O'Reilly logo

Applied Microsoft® .NET Framework Programming by Jeffrey Richter

Stay ahead with the world's most comprehensive technology and business learning platform.

With Safari, you learn the way you learn best. Get unlimited access to videos, live online training, learning paths, books, tutorials, and more.

Start Free Trial

No credit card required

Defining Your Own Exception Class

When implementing your methods, you might come across scenarios in which you want to throw an exception. For example, I recommend that your nonprivate methods always validate their arguments, and if any argument doesn’t live up to your method’s implicit assumptions, an exception should be thrown. In this case, I recommend that you throw one of the exception classes already defined in the FCL: ArgumentNullException, ArgumentOutOfRangeException, or DuplicateWaitObjectException.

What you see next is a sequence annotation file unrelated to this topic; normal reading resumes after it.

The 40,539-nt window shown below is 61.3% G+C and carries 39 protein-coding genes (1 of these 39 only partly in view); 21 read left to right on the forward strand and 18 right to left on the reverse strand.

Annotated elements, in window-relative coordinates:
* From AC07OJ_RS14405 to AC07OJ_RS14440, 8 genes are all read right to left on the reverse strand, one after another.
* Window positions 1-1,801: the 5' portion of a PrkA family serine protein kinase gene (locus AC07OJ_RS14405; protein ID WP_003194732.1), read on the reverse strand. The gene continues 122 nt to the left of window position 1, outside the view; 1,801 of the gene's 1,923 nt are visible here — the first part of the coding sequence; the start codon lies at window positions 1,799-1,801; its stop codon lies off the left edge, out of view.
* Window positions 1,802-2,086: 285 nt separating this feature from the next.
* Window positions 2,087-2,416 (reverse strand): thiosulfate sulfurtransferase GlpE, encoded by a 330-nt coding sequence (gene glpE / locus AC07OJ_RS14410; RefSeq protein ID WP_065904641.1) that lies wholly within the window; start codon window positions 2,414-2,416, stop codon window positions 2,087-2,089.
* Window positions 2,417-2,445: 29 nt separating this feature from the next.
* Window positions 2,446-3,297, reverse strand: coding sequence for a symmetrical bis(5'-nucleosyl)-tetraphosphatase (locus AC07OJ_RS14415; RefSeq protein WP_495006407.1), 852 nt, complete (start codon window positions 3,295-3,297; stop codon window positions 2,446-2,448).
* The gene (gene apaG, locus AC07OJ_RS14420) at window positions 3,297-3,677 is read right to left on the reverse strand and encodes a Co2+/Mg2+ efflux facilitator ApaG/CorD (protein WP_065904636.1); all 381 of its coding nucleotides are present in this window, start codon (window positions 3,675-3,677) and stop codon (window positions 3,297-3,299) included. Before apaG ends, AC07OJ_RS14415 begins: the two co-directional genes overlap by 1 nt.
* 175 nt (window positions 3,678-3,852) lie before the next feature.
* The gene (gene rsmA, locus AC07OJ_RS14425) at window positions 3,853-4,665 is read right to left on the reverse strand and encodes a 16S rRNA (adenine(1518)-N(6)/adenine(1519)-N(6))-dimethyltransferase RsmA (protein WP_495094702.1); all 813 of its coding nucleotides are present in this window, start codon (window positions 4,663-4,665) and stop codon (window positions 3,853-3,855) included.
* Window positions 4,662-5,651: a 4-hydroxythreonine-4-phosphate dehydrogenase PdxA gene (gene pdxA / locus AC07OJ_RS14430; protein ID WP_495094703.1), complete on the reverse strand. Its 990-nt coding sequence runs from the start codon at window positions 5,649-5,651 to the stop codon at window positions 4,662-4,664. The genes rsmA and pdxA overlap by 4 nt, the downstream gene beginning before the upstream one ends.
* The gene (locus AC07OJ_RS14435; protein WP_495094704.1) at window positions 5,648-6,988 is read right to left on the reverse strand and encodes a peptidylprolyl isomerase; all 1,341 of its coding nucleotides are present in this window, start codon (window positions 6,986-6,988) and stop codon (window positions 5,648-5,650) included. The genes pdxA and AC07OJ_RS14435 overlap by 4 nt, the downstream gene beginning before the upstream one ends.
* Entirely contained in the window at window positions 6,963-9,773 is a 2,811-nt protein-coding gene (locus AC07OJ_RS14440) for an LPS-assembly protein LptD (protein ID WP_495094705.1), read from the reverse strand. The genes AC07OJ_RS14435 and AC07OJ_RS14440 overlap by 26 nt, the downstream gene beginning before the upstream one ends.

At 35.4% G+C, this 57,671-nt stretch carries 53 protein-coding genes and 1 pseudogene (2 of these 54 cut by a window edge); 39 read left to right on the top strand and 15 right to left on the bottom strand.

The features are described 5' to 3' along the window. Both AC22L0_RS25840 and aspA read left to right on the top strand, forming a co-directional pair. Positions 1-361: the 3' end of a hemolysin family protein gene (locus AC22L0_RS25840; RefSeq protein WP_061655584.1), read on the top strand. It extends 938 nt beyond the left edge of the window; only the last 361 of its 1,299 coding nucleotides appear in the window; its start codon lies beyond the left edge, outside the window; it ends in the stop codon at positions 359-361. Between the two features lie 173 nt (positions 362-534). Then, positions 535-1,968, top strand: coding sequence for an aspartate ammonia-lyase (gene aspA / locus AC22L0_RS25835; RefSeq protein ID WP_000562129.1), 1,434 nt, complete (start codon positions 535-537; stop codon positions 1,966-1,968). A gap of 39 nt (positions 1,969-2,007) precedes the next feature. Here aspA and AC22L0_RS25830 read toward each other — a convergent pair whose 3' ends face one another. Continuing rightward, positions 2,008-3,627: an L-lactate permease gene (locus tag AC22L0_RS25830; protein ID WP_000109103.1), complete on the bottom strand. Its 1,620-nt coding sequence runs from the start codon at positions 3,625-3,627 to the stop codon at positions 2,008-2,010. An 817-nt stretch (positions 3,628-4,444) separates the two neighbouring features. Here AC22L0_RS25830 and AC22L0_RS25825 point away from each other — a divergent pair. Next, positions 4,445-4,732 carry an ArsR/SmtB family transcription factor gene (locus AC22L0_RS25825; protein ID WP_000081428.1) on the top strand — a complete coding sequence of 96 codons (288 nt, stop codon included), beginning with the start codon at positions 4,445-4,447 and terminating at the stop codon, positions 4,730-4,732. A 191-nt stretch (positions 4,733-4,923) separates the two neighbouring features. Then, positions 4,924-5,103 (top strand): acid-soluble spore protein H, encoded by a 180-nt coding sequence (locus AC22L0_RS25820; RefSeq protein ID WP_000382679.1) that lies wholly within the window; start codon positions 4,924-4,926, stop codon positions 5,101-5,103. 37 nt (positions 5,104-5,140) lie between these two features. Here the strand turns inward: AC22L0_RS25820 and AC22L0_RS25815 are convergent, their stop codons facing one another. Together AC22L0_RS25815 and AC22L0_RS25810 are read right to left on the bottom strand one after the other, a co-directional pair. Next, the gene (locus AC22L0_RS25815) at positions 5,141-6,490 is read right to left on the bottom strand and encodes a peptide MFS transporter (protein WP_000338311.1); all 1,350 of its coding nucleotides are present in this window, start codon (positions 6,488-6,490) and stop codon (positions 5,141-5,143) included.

I strongly suggest that you throw a specific exception class, a class that has no other classes derived from it. For example, don’t throw an ArgumentException because it’s too vague, it could mean any of its three derived types, and it doesn’t ...

With Safari, you learn the way you learn best. Get unlimited access to videos, live online training, learning paths, books, interactive tutorials, and more.

Start Free Trial

No credit card required